MEMORIALS: On the Veteran Portraits of George W. Bush

George W. Bush “Sergeant Daniel Casara

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Last March, one morning on the way to work I was fortunate to hear on the radio an interview conducted by Hugh Hewitt. Although he’s often profundly off base on his analysis of events, Hewitt has interesting guests. On this program he was speaking with former President George W. Bush, about a subject I find endlessly fascinating: painting.

George W. Bush’s book of paintings “Portraits of Courage: A Commander in Chief’s Tribute to American Warriors” is a major best seller. It’s currently number one in many of the Art categories on Amazon, a reflection of people’s desire to support our veterans. However, it also reflects a positive response to a surprising development for our retired 43rd President –  his unsuspected creative talents.

Mr. Bush is characteristically humble about his work. He plainly states in the forward of his book he is an amateur: “I’m not sure how the art in this book will hold up to critical eyes. After all, I’m a novice. What I am sure of is that each painting was done with care and respect.”

I always say in real painting there is nowhere for the artist to hide; those reverent emotions towards the veterans the former President depicted are present in his paintings.

It’s an interesting story how Bush came to his art. “I had been an art-agnostic all my life,” he admits. However, as he was leaving office, he became intrigued by the dedication to painting shown by Winston Churchill. Inspired by Churchill’s essay “Painting as a Pastime,” Bush started working with a series of instructors to learn the craft. To his first teacher he stated: “‘Gail, there’s a Rembrandt trapped in this body…Your job is to liberate him.'” He was 66 years old.

The world was surprised in 2013 when hacker Guccifer revealed emails connected to the Bushes had been compromised. Unlike recent leaked Democrat emails, these messages were not full of dirty tricks, backstabbing, and fawning communications from reporters. However, the hacked accounts did expose George Bush paintings, including two sly self portraits in the shower and bath.

bush paintings

 

Out of the painting closet now, Bush started sharing his new passion openly. He disclosed he had painted pets and landscapes. At the advice of one of his teachers, Bush embarked on a series on world leaders he knew, including his own father:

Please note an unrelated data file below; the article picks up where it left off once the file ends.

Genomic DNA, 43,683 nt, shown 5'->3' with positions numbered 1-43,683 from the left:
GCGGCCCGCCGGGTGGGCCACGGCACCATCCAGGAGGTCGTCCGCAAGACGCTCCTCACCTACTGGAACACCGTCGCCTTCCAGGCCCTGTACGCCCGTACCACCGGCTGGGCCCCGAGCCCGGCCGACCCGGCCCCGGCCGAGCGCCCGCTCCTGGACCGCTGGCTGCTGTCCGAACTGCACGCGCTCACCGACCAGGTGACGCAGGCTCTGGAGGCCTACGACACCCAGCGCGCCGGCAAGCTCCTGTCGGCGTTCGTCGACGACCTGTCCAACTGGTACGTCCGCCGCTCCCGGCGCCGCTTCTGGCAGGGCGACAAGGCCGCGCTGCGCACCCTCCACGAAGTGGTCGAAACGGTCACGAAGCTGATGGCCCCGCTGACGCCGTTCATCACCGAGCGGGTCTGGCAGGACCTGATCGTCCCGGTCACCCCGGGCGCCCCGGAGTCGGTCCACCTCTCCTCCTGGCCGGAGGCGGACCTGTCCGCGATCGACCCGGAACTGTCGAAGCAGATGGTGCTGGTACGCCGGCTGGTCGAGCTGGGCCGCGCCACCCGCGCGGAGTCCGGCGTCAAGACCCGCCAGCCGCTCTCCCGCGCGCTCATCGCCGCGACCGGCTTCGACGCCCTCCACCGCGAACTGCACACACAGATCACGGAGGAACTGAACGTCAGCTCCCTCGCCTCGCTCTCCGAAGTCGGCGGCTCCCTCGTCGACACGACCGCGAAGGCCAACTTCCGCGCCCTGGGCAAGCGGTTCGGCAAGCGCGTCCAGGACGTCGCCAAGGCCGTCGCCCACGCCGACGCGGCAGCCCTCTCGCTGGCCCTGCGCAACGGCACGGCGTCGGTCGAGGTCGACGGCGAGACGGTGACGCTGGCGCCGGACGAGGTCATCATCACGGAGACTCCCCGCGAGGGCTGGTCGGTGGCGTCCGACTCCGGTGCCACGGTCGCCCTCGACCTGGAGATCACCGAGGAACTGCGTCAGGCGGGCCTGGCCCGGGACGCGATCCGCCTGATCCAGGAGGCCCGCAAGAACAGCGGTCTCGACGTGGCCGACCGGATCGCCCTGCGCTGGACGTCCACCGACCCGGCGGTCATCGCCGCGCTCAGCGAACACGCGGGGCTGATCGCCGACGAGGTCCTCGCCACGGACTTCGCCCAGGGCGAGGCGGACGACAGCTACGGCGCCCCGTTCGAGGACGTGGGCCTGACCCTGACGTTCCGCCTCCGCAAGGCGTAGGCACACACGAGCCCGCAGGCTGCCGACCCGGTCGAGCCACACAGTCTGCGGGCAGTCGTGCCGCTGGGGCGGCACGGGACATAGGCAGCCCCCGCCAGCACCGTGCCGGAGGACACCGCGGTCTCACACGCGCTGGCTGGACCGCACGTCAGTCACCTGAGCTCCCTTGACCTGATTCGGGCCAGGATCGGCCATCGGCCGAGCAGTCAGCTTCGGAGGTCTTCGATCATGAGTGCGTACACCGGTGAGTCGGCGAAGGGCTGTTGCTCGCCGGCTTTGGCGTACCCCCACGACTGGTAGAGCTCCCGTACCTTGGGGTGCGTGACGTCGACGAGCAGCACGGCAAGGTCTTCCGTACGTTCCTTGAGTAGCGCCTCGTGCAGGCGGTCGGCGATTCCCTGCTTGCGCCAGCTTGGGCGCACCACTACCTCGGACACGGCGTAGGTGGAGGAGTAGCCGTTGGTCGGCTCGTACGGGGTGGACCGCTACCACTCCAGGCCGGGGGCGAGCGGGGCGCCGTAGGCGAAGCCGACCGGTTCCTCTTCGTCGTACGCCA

George W. Bush “The Dalai Lama”

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George W. Bush “Hamid Karzai

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George W. Bush “George H.W. Bush”

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The real focus of Bush’s post-presidency has been supporting wounded veterans.  Through the Bush Center Military Service Initiative, post 9-11 veterans and their families gain assistance transitioning back to civilian life. It was natural Bush’s two great interests came together. “Portraits in Courage” shows paintings of some of the veterans Bush has come to know. Proceeds from the books sales are going to support the Bush Center’s programs.

George W. Bush “Sargent Major Christopher Self”

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In addition to painting the veterans’ portraits from photographs, Bush tells their stories as well. He describes why they joined the military, how they served, how they were wounded in the line of duty. He then shares the triumphs and challenges each faced during recovery, and how he met them during his presidency and Bush Center events. These stories are not sugar coated; they acknowledge the true difficulties involved. But the overarching theme is inspirational, as the veterans speak of their determination and pride to be part of the United States Military.

There is much discussion about the gap between the experiences of the armed services and civilians. “But that civilian-military divide, I think Portraits of Courage may help bridge that by giving people glimpses into their lives, not just the painting,” Bush says; “… the stories are more important than the paintings.”

A notable example of these differences are attitudes about George W. Bush himself. While the civilian population,  agitated  by a relentlessly hostile media, turned very negative towards Bush during his presidency, he was always well regarded by the troops who served under him. As recently as 2014, 65%  of post 9-11 veterans stated Bush was a good commander in chief.

George W. Bush “Staff Sargent Jack Schumacher, Sargent William J. Ganem”